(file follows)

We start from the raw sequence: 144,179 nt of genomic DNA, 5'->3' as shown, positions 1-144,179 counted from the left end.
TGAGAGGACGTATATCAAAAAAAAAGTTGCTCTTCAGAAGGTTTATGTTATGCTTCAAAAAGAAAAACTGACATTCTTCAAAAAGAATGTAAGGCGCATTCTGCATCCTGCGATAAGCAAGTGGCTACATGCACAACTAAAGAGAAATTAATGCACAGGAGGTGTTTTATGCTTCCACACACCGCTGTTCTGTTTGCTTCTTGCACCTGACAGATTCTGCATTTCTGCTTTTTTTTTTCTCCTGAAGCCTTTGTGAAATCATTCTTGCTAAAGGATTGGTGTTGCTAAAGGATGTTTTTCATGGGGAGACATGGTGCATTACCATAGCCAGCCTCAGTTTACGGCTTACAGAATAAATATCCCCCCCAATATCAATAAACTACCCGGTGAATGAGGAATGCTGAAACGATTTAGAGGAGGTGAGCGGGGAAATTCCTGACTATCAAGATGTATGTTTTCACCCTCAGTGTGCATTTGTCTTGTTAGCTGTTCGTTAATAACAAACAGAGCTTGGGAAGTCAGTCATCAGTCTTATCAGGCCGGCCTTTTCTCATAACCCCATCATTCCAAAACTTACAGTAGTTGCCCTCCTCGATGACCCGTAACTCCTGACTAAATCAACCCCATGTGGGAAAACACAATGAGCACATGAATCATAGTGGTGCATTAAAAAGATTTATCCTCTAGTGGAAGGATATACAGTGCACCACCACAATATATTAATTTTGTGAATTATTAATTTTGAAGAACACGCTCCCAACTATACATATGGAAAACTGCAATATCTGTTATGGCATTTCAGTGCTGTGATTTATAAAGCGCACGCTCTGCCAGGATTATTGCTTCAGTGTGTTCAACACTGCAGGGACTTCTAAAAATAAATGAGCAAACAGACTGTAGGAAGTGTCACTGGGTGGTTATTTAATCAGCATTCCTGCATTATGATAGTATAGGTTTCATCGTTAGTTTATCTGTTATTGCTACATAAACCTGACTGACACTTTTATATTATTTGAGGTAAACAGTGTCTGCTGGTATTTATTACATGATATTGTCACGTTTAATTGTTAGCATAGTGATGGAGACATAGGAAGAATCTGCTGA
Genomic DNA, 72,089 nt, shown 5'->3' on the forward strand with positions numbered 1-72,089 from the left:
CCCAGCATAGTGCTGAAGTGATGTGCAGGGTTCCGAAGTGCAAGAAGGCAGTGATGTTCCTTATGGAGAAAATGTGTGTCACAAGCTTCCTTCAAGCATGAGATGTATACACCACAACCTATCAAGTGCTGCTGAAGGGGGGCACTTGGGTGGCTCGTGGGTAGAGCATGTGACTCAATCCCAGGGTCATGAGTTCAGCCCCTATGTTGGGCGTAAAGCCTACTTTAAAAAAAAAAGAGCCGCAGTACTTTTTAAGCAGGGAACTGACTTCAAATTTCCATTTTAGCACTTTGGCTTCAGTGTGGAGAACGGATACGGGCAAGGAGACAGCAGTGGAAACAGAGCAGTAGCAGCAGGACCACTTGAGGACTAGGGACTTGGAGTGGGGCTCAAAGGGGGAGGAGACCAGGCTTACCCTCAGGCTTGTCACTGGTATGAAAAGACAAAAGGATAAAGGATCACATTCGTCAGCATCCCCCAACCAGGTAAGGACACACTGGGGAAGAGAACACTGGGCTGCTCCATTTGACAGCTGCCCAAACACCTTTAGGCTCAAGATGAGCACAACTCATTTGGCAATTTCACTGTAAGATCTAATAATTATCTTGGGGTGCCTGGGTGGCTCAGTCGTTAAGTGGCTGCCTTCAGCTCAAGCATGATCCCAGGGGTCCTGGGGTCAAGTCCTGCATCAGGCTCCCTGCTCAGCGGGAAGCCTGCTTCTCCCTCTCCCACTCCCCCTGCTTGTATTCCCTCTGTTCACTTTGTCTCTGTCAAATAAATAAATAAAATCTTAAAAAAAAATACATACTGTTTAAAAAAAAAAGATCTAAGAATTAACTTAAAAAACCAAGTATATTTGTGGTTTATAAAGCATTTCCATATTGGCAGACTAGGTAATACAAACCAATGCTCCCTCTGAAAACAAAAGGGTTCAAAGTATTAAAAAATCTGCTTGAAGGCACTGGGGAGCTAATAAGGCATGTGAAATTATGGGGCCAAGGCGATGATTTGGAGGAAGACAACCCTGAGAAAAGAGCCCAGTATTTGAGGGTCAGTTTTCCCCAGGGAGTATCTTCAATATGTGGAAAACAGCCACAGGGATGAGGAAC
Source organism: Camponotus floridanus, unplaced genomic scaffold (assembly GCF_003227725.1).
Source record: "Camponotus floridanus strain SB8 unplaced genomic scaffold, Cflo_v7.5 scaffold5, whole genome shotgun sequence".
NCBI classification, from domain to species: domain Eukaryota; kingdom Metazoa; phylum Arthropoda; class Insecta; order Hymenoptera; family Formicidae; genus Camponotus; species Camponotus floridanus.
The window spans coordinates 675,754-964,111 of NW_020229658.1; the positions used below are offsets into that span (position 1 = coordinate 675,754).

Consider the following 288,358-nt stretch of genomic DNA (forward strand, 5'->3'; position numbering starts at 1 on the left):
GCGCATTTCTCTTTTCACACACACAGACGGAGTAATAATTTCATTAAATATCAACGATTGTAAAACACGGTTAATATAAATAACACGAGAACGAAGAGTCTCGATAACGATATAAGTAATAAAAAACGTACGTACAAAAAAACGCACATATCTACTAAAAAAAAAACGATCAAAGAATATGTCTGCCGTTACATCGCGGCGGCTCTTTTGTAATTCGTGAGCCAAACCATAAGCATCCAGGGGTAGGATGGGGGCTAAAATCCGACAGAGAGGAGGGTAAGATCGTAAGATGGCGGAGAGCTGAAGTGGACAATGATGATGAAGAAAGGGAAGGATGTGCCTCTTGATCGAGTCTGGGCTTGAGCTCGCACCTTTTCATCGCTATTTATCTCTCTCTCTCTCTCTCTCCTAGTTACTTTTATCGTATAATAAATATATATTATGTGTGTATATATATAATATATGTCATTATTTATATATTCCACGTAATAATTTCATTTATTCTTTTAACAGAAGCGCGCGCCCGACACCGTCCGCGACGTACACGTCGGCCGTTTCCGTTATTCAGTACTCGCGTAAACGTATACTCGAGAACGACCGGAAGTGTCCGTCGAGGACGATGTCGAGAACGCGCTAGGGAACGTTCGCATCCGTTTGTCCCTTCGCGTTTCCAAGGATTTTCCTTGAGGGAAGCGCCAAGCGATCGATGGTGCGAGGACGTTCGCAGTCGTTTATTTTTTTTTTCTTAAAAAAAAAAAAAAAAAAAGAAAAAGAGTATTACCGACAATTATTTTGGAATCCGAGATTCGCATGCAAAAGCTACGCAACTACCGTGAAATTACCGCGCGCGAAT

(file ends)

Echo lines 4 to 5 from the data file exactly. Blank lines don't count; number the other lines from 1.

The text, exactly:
CCCAGCATAGTGCTGAAGTGATGTGCAGGGTTCCGAAGTGCAAGAAGGCAGTGATGTTCCTTATGGAGAAAATGTGTGTCACAAGCTTCCTTCAAGCATGAGATGTATACACCACAACCTATCAAGTGCTGCTGAAGGGGGGCACTTGGGTGGCTCGTGGGTAGAGCATGTGACTCAATCCCAGGGTCATGAGTTCAGCCCCTATGTTGGGCGTAAAGCCTACTTTAAAAAAAAAAGAGCCGCAGTACTTTTTAAGCAGGGAACTGACTTCAAATTTCCATTTTAGCACTTTGGCTTCAGTGTGGAGAACGGATACGGGCAAGGAGACAGCAGTGGAAACAGAGCAGTAGCAGCAGGACCACTTGAGGACTAGGGACTTGGAGTGGGGCTCAAAGGGGGAGGAGACCAGGCTTACCCTCAGGCTTGTCACTGGTATGAAAAGACAAAAGGATAAAGGATCACATTCGTCAGCATCCCCCAACCAGGTAAGGACACACTGGGGAAGAGAACACTGGGCTGCTCCATTTGACAGCTGCCCAAACACCTTTAGGCTCAAGATGAGCACAACTCATTTGGCAATTTCACTGTAAGATCTAATAATTATCTTGGGGTGCCTGGGTGGCTCAGTCGTTAAGTGGCTGCCTTCAGCTCAAGCATGATCCCAGGGGTCCTGGGGTCAAGTCCTGCATCAGGCTCCCTGCTCAGCGGGAAGCCTGCTTCTCCCTCTCCCACTCCCCCTGCTTGTATTCCCTCTGTTCACTTTGTCTCTGTCAAATAAATAAATAAAATCTTAAAAAAAAATACATACTGTTTAAAAAAAAAAGATCTAAGAATTAACTTAAAAAACCAAGTATATTTGTGGTTTATAAAGCATTTCCATATTGGCAGACTAGGTAATACAAACCAATGCTCCCTCTGAAAACAAAAGGGTTCAAAGTATTAAAAAATCTGCTTGAAGGCACTGGGGAGCTAATAAGGCATGTGAAATTATGGGGCCAAGGCGATGATTTGGAGGAAGACAACCCTGAGAAAAGAGCCCAGTATTTGAGGGTCAGTTTTCCCCAGGGAGTATCTTCAATATGTGGAAAACAGCCACAGGGATGAGGAAC
Source organism: Camponotus floridanus, unplaced genomic scaffold (assembly GCF_003227725.1).